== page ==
Jumpstart Norristown started its programming on April 22, but quickly had to suspend its plans because of Covid-19. Started by local real estate investor David Stafford of EXP Realty and Prudence Brown, a socially-conscious developer who moved to the Norristown area from Chicago, the program hopes to launch classes soon, even if they have to do it over Zoom. 

Custom Halo“Gentrification is a sticky word and this type of house-flipping helps to prevent gentrification or at least slow its momentum,” Stafford says. “The hope and goal is to teach local people to invest in their communities by learning the house rehabbing trade. In doing so, they will be investing in themselves, their neighborhood, housing stock, home values, and they will witness first-hand the changes that can be made, one property at a time.”

On the whole, Weinstein estimates that the city’s Jumpstart programs have graduated more than 1,000 residents, 800 of which were through the original Jumpstart Germantown. Their loan program has helped fund over 200 urban development projects in the city, about 62 percent of which were buy-and-sell operations and 38 percent of which were used for buy-and-hold projects, in which a developer rents out the property.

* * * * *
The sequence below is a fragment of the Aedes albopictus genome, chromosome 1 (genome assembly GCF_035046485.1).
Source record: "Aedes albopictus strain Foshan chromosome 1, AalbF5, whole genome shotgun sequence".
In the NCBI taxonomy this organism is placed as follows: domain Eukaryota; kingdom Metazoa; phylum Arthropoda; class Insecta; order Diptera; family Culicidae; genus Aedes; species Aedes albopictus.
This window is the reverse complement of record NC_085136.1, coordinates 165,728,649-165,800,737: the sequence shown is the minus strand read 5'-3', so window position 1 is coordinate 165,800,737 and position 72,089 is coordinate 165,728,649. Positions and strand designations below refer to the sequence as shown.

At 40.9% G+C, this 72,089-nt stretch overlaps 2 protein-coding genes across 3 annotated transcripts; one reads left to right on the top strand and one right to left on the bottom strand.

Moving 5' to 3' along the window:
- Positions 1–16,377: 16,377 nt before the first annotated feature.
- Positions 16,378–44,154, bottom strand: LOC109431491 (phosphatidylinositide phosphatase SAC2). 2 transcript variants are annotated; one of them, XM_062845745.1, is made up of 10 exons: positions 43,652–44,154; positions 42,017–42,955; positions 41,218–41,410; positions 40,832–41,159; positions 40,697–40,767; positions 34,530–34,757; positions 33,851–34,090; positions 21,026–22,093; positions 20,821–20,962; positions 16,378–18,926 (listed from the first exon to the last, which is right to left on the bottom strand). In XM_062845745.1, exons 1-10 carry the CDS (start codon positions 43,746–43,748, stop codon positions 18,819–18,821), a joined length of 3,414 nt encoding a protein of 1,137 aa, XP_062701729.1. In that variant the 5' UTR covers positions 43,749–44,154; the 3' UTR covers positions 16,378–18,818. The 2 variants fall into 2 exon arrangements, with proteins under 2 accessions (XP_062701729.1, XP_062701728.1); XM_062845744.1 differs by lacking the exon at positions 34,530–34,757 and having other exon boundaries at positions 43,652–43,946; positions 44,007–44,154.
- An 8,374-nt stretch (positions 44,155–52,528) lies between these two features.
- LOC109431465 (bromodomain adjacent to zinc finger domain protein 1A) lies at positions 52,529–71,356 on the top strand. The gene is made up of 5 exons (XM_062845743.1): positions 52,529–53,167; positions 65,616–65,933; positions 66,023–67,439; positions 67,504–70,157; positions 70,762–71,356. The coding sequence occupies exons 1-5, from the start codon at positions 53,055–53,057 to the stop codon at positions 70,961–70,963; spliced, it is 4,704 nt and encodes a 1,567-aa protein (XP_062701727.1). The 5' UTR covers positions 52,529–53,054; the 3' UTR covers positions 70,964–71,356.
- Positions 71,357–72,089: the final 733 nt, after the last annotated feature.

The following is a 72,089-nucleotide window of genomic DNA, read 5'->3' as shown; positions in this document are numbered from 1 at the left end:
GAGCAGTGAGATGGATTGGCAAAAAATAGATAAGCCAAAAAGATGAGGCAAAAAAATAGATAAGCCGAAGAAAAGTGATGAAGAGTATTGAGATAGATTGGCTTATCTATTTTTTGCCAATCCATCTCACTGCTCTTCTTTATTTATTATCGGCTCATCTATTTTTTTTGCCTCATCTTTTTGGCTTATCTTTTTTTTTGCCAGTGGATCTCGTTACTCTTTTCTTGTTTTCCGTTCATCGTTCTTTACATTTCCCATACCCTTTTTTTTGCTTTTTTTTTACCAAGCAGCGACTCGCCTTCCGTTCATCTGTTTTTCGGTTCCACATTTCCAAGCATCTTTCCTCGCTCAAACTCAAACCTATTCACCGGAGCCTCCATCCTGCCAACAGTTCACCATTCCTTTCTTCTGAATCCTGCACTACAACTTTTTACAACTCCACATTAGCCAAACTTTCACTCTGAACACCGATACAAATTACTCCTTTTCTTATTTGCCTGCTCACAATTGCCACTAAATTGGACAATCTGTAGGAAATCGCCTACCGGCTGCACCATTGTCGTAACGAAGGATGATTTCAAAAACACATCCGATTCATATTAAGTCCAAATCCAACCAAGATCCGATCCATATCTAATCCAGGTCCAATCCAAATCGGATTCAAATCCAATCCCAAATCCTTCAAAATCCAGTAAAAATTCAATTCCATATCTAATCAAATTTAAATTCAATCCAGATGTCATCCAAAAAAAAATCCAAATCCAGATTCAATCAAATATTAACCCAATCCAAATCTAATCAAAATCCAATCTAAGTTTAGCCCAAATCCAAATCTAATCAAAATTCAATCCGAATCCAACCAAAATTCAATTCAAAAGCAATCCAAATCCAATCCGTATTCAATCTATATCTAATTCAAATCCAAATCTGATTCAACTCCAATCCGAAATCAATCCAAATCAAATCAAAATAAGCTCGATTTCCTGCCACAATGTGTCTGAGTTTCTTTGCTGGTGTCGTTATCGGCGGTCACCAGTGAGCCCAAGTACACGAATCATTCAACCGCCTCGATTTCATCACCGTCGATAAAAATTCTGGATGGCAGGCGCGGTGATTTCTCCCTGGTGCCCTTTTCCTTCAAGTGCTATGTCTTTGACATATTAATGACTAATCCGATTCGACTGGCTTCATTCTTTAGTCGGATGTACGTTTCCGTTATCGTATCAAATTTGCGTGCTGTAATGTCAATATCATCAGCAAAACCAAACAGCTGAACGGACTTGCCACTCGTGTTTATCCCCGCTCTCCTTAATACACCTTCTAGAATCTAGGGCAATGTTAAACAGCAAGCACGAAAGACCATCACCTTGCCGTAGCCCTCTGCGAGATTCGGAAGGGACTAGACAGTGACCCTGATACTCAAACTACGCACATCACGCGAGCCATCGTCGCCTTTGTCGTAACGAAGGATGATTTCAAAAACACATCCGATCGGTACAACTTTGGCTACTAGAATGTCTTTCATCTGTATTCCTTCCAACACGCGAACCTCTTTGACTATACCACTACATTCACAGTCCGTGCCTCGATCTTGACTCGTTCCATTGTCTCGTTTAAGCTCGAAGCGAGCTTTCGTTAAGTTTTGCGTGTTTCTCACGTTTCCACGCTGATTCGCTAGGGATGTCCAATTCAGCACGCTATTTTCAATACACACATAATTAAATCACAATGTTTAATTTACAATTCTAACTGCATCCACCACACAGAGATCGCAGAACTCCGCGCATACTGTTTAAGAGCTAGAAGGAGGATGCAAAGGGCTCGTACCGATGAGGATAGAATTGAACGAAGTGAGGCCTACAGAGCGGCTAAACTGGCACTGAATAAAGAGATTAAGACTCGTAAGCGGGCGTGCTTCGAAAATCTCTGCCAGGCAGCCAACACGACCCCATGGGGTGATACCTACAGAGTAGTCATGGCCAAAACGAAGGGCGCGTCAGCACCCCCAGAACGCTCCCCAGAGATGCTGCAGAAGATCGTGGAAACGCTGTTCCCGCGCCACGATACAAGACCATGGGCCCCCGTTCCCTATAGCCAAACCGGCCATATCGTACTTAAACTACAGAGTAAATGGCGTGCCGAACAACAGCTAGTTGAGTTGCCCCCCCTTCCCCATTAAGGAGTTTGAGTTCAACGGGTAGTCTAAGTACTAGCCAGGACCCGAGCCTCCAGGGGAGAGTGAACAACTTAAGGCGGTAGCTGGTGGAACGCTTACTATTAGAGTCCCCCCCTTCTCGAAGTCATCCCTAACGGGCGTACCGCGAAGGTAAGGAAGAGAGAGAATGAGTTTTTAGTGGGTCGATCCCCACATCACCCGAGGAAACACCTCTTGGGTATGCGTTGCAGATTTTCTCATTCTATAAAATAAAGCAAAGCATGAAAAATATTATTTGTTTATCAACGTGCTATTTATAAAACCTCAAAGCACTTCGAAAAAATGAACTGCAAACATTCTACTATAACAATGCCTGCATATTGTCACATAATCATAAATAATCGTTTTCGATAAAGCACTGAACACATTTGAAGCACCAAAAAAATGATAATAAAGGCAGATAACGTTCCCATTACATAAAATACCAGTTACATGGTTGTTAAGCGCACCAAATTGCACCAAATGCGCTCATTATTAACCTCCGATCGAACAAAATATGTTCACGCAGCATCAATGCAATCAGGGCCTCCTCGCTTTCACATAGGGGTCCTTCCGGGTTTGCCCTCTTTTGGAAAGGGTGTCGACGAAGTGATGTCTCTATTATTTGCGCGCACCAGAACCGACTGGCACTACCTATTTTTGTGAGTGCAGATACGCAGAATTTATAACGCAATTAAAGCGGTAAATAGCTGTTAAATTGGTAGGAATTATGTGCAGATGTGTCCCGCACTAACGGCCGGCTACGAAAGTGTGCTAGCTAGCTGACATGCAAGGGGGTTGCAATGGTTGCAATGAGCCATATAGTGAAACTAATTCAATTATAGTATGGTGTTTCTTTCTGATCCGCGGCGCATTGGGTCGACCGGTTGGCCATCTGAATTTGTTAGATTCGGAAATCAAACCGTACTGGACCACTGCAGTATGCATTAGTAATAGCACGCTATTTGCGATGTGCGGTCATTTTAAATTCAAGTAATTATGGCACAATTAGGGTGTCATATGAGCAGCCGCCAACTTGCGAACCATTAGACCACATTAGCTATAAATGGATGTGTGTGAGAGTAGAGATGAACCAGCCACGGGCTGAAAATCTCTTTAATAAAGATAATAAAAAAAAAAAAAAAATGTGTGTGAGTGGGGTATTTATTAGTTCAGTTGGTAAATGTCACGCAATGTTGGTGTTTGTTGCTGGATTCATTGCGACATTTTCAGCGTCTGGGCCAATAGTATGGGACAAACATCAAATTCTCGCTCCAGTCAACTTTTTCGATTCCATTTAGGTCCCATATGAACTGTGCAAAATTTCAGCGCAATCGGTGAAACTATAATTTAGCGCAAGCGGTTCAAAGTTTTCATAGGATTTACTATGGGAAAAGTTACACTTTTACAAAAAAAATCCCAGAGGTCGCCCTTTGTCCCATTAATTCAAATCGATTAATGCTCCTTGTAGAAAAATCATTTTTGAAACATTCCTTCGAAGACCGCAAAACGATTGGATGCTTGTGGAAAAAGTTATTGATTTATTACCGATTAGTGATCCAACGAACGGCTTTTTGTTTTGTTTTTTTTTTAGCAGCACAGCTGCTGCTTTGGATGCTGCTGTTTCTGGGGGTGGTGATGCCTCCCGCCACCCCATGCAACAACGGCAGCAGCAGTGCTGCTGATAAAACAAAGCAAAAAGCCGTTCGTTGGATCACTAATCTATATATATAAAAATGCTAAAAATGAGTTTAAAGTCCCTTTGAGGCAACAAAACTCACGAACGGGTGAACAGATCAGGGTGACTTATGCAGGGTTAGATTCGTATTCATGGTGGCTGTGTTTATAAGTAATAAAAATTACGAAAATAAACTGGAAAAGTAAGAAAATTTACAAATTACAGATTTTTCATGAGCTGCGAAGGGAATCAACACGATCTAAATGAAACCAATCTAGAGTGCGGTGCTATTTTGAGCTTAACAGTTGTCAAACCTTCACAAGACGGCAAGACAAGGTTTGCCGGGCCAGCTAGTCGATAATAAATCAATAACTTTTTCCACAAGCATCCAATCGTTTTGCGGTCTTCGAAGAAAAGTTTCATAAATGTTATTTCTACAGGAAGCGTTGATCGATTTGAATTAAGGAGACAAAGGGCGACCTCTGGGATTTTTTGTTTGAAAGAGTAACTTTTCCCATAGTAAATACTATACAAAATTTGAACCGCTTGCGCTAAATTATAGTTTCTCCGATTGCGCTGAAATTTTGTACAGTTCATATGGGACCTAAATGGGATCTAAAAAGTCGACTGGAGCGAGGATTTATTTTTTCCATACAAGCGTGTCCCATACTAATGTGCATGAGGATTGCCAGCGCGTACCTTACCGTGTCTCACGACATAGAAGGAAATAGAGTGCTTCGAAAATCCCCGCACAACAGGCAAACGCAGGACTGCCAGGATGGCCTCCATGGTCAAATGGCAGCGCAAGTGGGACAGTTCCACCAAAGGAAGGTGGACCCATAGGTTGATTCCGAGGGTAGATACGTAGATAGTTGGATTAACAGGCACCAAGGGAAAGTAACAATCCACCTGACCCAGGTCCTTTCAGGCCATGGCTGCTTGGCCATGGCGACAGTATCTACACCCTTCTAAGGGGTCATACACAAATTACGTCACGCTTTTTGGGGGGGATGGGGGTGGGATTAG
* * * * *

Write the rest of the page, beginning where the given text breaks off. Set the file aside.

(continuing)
Keeping a balance between buy-and-sell and buy-and-hold projects is something that Jumpstart tries to maintain, as neighborhoods with all rental properties or all homeowners can be indicative of the clustering of income levels found in many gentrifying neighborhoods. 

A Three-Pronged Approach